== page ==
Fortunately most of the time Jessica seems to get through coughs and colds without too many worries – even if they do often linger for a bit longer with her. She’s good at self-limiting too – at letting me know when she’s cold or breathless or needs to come inside. Aware of her own limits without letting them hold her back too much.  As she gets closer to needing her next surgery, those limits will become more restrictive for her. For now, I’m thankful that on the whole, she copes well with the cold weather and the challenges it brings.


And then the fun began...

14 thoughts on “The truth about winter and my heart child

  1. Aww! Bless her! She is such a little trooper.
    Becky my teen suffers in the winter. She really feels the cold and her lips turn blue….I didn’t know that about leg pains….She is always complaining about aching legs. I just put it down to the fact that she does a lot of walking to and from school. We’re at the hospital in a couple of months for a checkup I will ask about this.

    1. Thank you Kim. Sorry to hear that Becky also suffers in the winter – it will be interesting to find out if the aching legs is related to her heart x

  2. Louise – you could be describing me as a child. As I said in my blog for LHM, in primary school I read every book in the library.
    Keep letting her join in with all her activities, whilst looking out for her. Trying to keep the balance is the hardest part – you are doing a great job.
    Hope Jessica stays well this winter xx

    1. Thank you Donna. It is hard to keep that balance – thankfully she’s very good at self-limiting which helps a lot x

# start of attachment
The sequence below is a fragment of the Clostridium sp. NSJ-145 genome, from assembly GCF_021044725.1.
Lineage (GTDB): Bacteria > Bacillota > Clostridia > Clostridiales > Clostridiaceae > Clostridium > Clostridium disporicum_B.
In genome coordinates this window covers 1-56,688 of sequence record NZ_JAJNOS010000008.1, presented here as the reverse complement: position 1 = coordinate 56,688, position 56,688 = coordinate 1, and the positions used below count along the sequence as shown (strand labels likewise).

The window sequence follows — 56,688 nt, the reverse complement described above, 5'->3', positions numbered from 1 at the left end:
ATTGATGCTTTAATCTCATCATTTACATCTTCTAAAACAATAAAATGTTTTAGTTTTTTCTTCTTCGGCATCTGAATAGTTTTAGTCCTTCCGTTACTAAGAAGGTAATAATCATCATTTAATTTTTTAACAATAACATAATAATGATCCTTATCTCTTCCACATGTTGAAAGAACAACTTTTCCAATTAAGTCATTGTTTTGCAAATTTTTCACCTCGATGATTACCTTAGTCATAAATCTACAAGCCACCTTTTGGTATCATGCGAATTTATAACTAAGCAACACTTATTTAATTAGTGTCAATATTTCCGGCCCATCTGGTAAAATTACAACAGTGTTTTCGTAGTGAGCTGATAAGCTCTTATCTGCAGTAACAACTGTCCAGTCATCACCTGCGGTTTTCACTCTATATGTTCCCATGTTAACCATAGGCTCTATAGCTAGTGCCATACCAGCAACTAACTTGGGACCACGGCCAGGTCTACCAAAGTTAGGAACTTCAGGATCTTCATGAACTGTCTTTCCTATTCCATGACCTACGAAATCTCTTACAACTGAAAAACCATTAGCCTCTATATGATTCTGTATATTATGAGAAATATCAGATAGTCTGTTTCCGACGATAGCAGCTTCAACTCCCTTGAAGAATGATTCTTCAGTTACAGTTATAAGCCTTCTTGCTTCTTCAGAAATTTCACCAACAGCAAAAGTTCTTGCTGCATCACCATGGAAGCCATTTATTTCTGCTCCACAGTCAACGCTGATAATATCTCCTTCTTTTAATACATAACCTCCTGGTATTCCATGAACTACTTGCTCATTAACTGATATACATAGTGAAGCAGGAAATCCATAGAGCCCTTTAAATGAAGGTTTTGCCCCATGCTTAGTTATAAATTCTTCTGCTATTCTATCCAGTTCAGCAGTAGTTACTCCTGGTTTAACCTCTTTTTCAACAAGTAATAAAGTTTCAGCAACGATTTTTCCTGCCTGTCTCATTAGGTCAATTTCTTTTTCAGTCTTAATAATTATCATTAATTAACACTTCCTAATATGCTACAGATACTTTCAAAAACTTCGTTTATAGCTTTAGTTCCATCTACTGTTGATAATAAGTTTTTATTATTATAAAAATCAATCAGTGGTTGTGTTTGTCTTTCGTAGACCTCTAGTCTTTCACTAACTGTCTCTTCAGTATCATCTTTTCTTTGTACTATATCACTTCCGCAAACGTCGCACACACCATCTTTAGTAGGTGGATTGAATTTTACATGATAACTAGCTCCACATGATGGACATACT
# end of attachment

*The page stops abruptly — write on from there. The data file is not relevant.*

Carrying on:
3. Oh bless her, she sounds like she’s so sensible and knows her limits and how to help herself as best she can. I do hope she manages to get through the winter without any illnesses.

  4. Little poppet. Seeing your child turn blue must be pretty distressing and I can imagine how scary it would be for whoever is looking after her. I would want to wrap her in cotton wool if I were you and I admire you for being so relaxed when we went out on a coolish day. xxx

    1. Thank you Mel. That blueness can be quite scary – especially the first few times. I’ve learned now when to get alarmed by it though. She copes well with colder weather as long as she is well wrapped up – she had a few layers underneath her puddle suit when we went out that day so I knew she would be ok! x

    1. Thank you Sarah – she copes very well on the whole. Fingers crossed we can keep out of hospital this winter!

  5. Oh this must be such a worry for you all. My eldest has a complicated health condition too so I totally understand the constant checking and assessing whilst simultaneously wanting to let them be free and enjoy themselves.

    I hope that you have a hospital-free winter. It’s great that she has a friend who stays inside with her at playtimes – I bet that makes a big difference to both of them. What a brave little girl you have #PoCoLo

    1. Thank you Lucy – it’s hard to get that balance right isn’t it? I hope that your eldest is doing well x

  6. I can totally empathise. Whilst my son has a very different heart condition, meaning he is more likely to overheat, he too gets struck down with repeated chest infections and trips to hospital. We are awaiting his surgery due on Wednesday and I am trying to keep him in a bubble. Worst of all I have come down with a winter stomach bug and am desperately trying to keep him away whilst getting well enough myself to take him for his operation. Balancing health and sensibilities with enjoying life can be tricky with a heart child. Wishing you and your family a healthy 2017 xx

    1. I hope all goes well with your son’s surgery on Wednesday Carly – what an anxious time it must be for you waiting. Hope he has managed to avoid the stomach bug too x